Alexander von Humboldt (Dictionary of World Biography: The 19th Century)
Article abstract: Humboldt, a native of Germany, undertook a famous four-year expedition to the Americas. The outcome of this expedition was the new sciences of geography, plant geography, and meteorology. Humboldt insisted on seeing a geographical site as a whole including climate, elevation, and distribution of plants, animals, and natural resources. He was one of the founders of modern science and scientific methods.
The Humboldt family was, at the time of Alexander von Humboldt’s birth, not part of the ancient Prussian nobility. The title had only been in the family a few generations. Alexander’s father, Major Alexander George von Humboldt, had fought in the Seven Years’ War in the Prussian army and later became adjutant to the Duke of Braunschweig. Because he was not of the ancient Prussian elite, Major Humboldt decided that his sons would not become military men, but scientists and politicians.
Alexander was the younger of two brothers, both destined to become famous scholars—albeit in different fields. His other brother, Wilhelm, was early perceived to be the one with scholastic aptitude, whereas Alexander did not seem very interested in academic pursuits. He liked nature and spent much of his childhood in the parks surrounding his childhood home, Schloss Tegel, near Berlin. He also showed early talent for map drawing and reading, and for drawing nature.
The two brothers...
(The entire section is 1799 words.)
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Humboldt, Alexander von (1769-1859) (World of Earth Science)
German explorer and naturalist
Alexander Humboldt pursued a lifetime of exploration and discovery, and was best known for his expeditions to Central and South America. A master of observation and analysis, Humboldt was also a prolific writer and recorder of his observed scientific data.
Humboldt was born in Berlin, the son of a Prussian army officer and a Huguenot (French Protestant) mother. He experienced poor health as a child and was unimpressive as a student. He was raised under his mother's strict Calvinistic beliefs and remained unmarried throughout his life.
Perhaps his most notable accomplishment was his five-year expedition to South and Central America made from 1799 to 1804. Spain had been preoccupied with the pursuit of wealth and conquest in its American colonies, and it was rare for a learned individual like Humboldt to gain permission to visit these areas. Once there, his perseverance took him to the edges of human endurance.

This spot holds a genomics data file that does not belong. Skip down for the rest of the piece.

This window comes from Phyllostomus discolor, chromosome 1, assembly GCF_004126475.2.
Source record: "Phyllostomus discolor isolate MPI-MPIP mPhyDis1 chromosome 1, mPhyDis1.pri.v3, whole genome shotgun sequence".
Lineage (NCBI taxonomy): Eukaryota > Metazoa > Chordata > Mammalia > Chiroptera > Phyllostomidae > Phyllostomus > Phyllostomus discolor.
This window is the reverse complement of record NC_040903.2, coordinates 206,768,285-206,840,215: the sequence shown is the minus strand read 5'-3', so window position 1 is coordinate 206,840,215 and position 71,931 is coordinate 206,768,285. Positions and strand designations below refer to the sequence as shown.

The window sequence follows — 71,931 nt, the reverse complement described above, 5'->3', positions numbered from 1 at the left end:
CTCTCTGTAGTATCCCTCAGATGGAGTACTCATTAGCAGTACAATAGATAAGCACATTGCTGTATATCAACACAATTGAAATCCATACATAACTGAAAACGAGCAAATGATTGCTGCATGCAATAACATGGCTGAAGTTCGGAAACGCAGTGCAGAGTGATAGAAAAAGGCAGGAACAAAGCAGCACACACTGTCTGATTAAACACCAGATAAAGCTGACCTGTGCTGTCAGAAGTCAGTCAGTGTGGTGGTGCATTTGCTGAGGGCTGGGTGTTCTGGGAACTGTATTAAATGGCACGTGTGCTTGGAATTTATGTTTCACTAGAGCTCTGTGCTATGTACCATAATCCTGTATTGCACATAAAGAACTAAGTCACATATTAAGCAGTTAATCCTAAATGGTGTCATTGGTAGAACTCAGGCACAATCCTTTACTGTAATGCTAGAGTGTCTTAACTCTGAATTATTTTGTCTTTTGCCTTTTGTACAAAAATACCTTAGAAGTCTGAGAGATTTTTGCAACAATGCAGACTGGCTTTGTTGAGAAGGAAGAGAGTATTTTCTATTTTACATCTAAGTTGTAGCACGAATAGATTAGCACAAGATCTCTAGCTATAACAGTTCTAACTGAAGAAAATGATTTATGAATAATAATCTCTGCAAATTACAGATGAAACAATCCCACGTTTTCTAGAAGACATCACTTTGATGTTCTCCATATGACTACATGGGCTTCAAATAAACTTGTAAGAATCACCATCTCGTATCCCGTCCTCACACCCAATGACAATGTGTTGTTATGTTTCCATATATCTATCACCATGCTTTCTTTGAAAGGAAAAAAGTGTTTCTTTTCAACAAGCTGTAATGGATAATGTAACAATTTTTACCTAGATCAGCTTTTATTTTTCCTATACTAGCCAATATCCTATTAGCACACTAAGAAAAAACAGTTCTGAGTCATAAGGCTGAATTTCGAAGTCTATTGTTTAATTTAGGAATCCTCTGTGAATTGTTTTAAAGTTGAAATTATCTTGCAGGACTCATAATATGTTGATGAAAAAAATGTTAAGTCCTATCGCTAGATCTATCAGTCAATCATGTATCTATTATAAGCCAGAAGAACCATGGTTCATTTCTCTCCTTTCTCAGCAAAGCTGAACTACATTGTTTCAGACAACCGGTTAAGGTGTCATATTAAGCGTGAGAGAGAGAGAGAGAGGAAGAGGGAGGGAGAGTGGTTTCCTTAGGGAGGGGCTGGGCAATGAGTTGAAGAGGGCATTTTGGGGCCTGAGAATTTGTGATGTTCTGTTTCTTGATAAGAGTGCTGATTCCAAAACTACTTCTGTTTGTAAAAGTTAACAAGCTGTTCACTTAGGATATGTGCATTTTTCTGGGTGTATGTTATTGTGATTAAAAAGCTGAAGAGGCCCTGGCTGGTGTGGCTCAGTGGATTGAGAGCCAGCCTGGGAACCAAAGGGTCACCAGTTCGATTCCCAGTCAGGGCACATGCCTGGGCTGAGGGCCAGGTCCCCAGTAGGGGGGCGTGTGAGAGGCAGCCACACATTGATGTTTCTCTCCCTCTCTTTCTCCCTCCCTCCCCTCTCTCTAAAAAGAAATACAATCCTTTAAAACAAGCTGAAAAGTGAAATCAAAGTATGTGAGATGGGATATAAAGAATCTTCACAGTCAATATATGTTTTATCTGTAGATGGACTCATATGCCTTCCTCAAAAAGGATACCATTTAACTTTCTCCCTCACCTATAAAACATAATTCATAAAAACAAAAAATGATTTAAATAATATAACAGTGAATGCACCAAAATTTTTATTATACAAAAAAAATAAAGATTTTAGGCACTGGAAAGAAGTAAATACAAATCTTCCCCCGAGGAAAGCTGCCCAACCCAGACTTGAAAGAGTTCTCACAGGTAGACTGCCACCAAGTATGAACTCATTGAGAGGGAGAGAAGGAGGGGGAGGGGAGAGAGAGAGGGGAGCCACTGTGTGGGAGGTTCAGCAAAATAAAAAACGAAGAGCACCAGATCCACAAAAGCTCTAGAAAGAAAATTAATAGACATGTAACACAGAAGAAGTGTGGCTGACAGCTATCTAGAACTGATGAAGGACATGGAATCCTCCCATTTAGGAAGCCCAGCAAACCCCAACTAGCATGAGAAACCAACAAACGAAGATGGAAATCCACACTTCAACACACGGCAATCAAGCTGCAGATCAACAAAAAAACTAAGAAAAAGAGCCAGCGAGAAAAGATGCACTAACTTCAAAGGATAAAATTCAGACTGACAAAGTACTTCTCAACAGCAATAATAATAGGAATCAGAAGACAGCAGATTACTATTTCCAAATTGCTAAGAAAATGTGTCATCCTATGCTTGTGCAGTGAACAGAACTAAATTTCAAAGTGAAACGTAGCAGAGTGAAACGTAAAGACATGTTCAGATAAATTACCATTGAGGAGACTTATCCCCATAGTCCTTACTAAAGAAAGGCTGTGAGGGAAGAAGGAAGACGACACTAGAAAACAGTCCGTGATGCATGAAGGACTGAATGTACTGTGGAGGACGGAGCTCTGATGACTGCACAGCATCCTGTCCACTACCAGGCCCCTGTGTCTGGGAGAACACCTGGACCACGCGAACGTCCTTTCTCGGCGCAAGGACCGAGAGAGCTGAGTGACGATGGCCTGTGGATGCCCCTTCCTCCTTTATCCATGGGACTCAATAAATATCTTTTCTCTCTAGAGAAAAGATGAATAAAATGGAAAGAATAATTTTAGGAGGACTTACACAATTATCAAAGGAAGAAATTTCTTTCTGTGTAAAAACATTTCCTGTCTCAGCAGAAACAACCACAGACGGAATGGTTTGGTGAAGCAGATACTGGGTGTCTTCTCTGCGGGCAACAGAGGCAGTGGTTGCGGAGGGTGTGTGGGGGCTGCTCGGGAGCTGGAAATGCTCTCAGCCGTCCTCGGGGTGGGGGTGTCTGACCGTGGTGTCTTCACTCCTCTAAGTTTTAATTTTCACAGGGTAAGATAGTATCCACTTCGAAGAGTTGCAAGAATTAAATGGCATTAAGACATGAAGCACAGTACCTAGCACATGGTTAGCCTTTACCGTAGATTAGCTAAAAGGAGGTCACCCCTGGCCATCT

South America was a largely unknown land, and much of what Humboldt observed was new knowledge. Traveling by foot and canoe, he discovered a connection between the Orinoco and Amazon River systems. He climbed volcanoes in Ecuador and observed how they were positioned in a line, as though following a flaw in the earth's crust. He collected thousands of plant specimens. He observed ocean currents in the Pacific Ocean including one, now called the Peru Current, which was also named after him. No matter where his location or surroundings, Humboldt tirelessly recorded his observations. This proved to be Humboldt's greatest legacy.
Humboldt resided in Paris from 1805 to 1827, enjoying a cosmopolitan lifestyle that allowed him to associate with many of his fellow professionals. He published more than 30 volumes of his data during this time, proving his excellence as a writer and artist.
Humboldt spent his later years in Berlin, where he had become a notable figure. At the invitation of the Russian government, he traveled for three months in the Urals and Siberia, and brought with him his knowledge of mining techniques. The ceremonial trappings of this visit only interfered with his ability to observe the region.
Humboldt died while working on the fifth volume of his book Kosmos. This work was his attempt to give a unified explanation of all existence, and gathered most of the available scientific knowledge of the time. During his life, Humboldt had been a meteorologist, botanist, geologist, geographer, and oceanographer.
See also Cosmology; Ocean circulation and currents